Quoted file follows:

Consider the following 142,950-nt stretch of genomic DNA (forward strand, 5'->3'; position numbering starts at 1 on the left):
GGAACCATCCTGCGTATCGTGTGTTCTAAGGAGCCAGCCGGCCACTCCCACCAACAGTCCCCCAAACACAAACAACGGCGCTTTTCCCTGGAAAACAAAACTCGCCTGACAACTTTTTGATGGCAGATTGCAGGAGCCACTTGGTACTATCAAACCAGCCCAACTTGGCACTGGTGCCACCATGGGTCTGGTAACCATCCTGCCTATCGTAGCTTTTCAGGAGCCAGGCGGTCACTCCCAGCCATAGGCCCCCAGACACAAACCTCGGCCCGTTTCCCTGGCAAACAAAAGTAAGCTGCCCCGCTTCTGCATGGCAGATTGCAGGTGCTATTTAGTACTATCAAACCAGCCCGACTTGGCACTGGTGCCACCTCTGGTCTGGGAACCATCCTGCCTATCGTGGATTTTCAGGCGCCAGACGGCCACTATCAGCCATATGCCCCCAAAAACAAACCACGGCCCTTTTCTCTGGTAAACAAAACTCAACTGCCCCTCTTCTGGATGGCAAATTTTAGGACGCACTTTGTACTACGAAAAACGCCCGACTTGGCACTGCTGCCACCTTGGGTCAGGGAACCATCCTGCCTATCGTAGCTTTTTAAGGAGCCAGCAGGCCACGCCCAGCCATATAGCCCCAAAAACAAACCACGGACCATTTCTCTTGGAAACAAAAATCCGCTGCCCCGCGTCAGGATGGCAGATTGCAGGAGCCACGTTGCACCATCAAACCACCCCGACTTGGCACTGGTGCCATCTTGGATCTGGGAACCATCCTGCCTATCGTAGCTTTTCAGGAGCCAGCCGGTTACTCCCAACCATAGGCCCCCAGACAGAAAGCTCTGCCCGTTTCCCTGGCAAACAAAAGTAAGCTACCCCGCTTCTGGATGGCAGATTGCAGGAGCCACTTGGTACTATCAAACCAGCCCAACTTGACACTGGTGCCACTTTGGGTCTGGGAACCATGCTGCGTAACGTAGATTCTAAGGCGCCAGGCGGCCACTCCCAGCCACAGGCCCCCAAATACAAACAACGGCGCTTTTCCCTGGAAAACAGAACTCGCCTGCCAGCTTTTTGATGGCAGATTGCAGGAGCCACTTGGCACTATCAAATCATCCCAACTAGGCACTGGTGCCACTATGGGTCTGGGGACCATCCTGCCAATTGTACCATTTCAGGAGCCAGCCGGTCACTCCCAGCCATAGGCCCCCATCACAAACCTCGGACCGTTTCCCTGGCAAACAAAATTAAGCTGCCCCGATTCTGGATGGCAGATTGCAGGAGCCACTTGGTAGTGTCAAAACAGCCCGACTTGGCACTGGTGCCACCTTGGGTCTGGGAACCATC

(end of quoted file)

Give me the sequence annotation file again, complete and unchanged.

Consider the following 142,950-nt stretch of genomic DNA (forward strand, 5'->3'; position numbering starts at 1 on the left):
GGAACCATCCTGCGTATCGTGTGTTCTAAGGAGCCAGCCGGCCACTCCCACCAACAGTCCCCCAAACACAAACAACGGCGCTTTTCCCTGGAAAACAAAACTCGCCTGACAACTTTTTGATGGCAGATTGCAGGAGCCACTTGGTACTATCAAACCAGCCCAACTTGGCACTGGTGCCACCATGGGTCTGGTAACCATCCTGCCTATCGTAGCTTTTCAGGAGCCAGGCGGTCACTCCCAGCCATAGGCCCCCAGACACAAACCTCGGCCCGTTTCCCTGGCAAACAAAAGTAAGCTGCCCCGCTTCTGCATGGCAGATTGCAGGTGCTATTTAGTACTATCAAACCAGCCCGACTTGGCACTGGTGCCACCTCTGGTCTGGGAACCATCCTGCCTATCGTGGATTTTCAGGCGCCAGACGGCCACTATCAGCCATATGCCCCCAAAAACAAACCACGGCCCTTTTCTCTGGTAAACAAAACTCAACTGCCCCTCTTCTGGATGGCAAATTTTAGGACGCACTTTGTACTACGAAAAACGCCCGACTTGGCACTGCTGCCACCTTGGGTCAGGGAACCATCCTGCCTATCGTAGCTTTTTAAGGAGCCAGCAGGCCACGCCCAGCCATATAGCCCCAAAAACAAACCACGGACCATTTCTCTTGGAAACAAAAATCCGCTGCCCCGCGTCAGGATGGCAGATTGCAGGAGCCACGTTGCACCATCAAACCACCCCGACTTGGCACTGGTGCCATCTTGGATCTGGGAACCATCCTGCCTATCGTAGCTTTTCAGGAGCCAGCCGGTTACTCCCAACCATAGGCCCCCAGACAGAAAGCTCTGCCCGTTTCCCTGGCAAACAAAAGTAAGCTACCCCGCTTCTGGATGGCAGATTGCAGGAGCCACTTGGTACTATCAAACCAGCCCAACTTGACACTGGTGCCACTTTGGGTCTGGGAACCATGCTGCGTAACGTAGATTCTAAGGCGCCAGGCGGCCACTCCCAGCCACAGGCCCCCAAATACAAACAACGGCGCTTTTCCCTGGAAAACAGAACTCGCCTGCCAGCTTTTTGATGGCAGATTGCAGGAGCCACTTGGCACTATCAAATCATCCCAACTAGGCACTGGTGCCACTATGGGTCTGGGGACCATCCTGCCAATTGTACCATTTCAGGAGCCAGCCGGTCACTCCCAGCCATAGGCCCCCATCACAAACCTCGGACCGTTTCCCTGGCAAACAAAATTAAGCTGCCCCGATTCTGGATGGCAGATTGCAGGAGCCACTTGGTAGTGTCAAAACAGCCCGACTTGGCACTGGTGCCACCTTGGGTCTGGGAACCATC